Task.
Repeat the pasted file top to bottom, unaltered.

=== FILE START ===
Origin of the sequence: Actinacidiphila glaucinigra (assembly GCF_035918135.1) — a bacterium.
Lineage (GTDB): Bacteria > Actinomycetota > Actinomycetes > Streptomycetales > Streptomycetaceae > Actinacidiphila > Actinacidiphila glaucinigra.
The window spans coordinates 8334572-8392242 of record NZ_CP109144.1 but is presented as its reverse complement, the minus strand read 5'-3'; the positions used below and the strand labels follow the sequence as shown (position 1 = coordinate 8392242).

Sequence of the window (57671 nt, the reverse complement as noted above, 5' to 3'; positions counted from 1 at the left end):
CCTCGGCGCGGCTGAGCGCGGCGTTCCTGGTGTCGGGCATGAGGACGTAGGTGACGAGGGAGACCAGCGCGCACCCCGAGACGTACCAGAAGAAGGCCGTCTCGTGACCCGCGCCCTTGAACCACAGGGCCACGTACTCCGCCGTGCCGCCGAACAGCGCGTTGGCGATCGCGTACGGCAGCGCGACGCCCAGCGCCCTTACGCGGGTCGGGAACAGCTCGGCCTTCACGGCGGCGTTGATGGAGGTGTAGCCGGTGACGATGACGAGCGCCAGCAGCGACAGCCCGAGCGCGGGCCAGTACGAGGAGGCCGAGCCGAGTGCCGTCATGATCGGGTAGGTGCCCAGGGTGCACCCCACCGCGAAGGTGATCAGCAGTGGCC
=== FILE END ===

Origin of the sequence: Actinacidiphila glaucinigra (assembly GCF_035918135.1) — a bacterium.
Lineage (GTDB): Bacteria > Actinomycetota > Actinomycetes > Streptomycetales > Streptomycetaceae > Actinacidiphila > Actinacidiphila glaucinigra.
The window spans coordinates 8334572-8392242 of record NZ_CP109144.1 but is presented as its reverse complement, the minus strand read 5'-3'; the positions used below and the strand labels follow the sequence as shown (position 1 = coordinate 8392242).

Sequence of the window (57671 nt, the reverse complement as noted above, 5' to 3'; positions counted from 1 at the left end):
CCTCGGCGCGGCTGAGCGCGGCGTTCCTGGTGTCGGGCATGAGGACGTAGGTGACGAGGGAGACCAGCGCGCACCCCGAGACGTACCAGAAGAAGGCCGTCTCGTGACCCGCGCCCTTGAACCACAGGGCCACGTACTCCGCCGTGCCGCCGAACAGCGCGTTGGCGATCGCGTACGGCAGCGCGACGCCCAGCGCCCTTACGCGGGTCGGGAACAGCTCGGCCTTCACGGCGGCGTTGATGGAGGTGTAGCCGGTGACGATGACGAGCGCCAGCAGCGACAGCCCGAGCGCGGGCCAGTACGAGGAGGCCGAGCCGAGTGCCGTCATGATCGGGTAGGTGCCCAGGGTGCACCCCACCGCGAAGGTGATCAGCAGTGGCC